Collateral Lies & Fundamental Dishonesty - Aidan O'Brien, Farrar's Building
11/10/16. Personal Injury practitioners would be well advised to heed the recent Supreme Court decision in Versloot Dredging BV & anor v HDI Gerling Industrie Versicherung AG & ors  UKSC 45, relating to ‘collateral lies’ and ‘the fraudulent claim rule’.
Versloot involveda ship-owner who appealed against a decision that insurers should be allowed to repudiate a claim made under a policy of marine insurance as a consequence of ‘collateral lies’. The claim related to the flooding of a ship’s engine room, causing damage in excess of €3 million. The ship-owner initially claimed that the flooding had occurred because the crew had been unable to deal with a leak due to the rolling of the ship in heavy weather. It later transpired that this account was fabricated and that the flooding was caused by the crew’s failure to close a sea inlet valve, the failings of contractors to appropriately seal bulkheads and faults in the engine room pumping system.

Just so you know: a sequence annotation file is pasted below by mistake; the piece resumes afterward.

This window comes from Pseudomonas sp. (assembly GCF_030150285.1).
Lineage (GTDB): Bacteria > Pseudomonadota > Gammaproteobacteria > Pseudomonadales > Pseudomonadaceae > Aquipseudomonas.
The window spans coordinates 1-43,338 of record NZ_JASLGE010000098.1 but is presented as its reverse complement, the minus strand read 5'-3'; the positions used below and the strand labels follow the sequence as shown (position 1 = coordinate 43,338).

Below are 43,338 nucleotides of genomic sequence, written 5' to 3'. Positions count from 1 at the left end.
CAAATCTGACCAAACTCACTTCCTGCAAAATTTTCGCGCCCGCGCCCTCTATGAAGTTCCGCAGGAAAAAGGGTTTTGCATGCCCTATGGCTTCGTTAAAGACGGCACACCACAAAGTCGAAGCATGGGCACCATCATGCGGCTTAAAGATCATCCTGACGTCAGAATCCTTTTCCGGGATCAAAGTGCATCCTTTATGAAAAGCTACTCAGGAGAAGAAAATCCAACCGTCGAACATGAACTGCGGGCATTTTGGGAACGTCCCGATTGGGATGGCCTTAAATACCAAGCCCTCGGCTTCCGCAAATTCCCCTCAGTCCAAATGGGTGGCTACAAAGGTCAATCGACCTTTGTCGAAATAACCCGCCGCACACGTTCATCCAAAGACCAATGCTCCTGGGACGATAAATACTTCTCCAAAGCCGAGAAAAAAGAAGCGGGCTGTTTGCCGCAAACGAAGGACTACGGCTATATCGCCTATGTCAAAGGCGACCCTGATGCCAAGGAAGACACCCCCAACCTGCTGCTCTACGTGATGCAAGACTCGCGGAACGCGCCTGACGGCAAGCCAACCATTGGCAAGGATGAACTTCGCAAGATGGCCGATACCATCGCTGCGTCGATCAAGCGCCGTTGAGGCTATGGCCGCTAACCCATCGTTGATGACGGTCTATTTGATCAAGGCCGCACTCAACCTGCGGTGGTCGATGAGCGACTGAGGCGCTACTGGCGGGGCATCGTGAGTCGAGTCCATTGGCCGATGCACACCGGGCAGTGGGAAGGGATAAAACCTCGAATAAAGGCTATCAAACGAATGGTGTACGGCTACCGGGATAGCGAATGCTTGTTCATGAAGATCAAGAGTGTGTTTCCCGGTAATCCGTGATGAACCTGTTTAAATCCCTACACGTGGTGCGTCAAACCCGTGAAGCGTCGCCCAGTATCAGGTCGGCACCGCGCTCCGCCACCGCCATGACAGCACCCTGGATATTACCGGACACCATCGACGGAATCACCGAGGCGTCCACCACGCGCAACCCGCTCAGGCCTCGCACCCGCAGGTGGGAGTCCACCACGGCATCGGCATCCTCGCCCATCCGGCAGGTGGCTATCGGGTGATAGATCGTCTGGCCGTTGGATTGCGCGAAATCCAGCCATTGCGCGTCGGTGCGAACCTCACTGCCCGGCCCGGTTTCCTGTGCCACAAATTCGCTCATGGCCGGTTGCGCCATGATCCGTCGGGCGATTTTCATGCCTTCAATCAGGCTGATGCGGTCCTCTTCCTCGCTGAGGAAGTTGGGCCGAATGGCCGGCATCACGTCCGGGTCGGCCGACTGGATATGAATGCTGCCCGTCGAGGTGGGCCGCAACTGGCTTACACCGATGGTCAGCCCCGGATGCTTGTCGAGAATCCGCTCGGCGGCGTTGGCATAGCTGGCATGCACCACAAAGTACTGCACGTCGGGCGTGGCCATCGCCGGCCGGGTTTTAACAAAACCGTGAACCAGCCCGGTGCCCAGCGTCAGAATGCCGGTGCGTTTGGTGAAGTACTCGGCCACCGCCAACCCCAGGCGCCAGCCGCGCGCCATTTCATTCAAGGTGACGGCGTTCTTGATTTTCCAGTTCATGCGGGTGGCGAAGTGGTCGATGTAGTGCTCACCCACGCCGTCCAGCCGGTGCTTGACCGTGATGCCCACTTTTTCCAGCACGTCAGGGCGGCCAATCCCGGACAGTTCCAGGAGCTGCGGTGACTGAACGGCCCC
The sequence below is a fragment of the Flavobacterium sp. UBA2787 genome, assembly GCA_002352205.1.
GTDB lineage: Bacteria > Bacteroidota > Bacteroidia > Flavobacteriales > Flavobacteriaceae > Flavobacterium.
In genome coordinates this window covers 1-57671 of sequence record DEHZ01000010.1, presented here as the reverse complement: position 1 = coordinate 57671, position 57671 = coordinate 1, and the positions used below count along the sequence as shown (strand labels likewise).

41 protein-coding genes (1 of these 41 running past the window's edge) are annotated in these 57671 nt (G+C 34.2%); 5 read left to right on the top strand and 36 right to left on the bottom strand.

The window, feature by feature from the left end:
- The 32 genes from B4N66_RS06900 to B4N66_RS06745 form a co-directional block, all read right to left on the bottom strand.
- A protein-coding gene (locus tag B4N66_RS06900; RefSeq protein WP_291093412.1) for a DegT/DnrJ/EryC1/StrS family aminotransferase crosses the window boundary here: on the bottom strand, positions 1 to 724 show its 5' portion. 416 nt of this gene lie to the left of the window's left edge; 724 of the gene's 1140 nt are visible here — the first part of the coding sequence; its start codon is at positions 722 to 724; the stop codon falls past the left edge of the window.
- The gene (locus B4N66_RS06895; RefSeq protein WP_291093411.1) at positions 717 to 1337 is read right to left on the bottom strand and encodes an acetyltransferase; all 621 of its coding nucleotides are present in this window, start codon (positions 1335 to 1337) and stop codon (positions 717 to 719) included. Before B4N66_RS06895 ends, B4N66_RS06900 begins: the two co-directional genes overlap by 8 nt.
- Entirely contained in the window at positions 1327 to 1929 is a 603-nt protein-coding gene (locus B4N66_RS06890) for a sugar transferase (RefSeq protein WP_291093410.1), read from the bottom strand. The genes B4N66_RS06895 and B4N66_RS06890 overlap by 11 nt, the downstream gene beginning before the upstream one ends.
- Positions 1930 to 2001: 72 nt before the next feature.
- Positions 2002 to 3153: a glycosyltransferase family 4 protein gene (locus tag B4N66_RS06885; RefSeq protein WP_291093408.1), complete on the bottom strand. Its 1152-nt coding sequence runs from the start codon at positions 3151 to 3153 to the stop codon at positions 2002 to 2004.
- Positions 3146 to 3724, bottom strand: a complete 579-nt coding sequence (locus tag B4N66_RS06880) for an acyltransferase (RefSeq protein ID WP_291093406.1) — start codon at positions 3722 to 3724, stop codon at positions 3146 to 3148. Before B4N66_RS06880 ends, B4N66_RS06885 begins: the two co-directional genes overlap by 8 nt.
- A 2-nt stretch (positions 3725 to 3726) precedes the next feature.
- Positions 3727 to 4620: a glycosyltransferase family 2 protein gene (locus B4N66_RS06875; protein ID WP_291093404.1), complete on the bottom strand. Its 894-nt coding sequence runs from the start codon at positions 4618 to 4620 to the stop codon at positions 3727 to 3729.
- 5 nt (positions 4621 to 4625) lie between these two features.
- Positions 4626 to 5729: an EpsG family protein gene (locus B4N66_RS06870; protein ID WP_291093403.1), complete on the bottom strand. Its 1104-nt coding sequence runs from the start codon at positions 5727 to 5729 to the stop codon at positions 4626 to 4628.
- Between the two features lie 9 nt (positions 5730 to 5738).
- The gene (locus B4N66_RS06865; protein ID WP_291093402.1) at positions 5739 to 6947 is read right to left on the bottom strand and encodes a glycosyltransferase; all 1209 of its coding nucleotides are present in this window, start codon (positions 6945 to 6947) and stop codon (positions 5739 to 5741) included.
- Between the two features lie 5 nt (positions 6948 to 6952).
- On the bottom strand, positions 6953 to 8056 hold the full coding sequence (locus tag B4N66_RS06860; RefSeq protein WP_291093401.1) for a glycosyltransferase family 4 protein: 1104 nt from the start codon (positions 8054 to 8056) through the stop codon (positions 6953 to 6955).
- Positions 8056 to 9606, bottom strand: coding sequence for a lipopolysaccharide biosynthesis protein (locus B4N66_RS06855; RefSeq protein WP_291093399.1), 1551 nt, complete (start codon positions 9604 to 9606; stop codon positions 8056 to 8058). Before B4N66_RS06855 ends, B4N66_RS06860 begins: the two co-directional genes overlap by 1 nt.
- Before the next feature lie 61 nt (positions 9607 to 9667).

The true cause of the flooding fell to be defined as a ‘peril of the seas’, and as such, was covered by the insurance policy. The ship-owner’s initial falsehood was therefore irrelevant to the merits of the claim. Despite this, the Court of Appeal determined that the ship-owner’s initial account constituted a fraudulent device and thereby entitled the insurer to avoid the claim.
On appeal, the majority of the Supreme Court (Lord Mance dissenting) determined that...
Image: public domain via pixabay.com/en/barent-zanen-dredge-ship-ship-895161/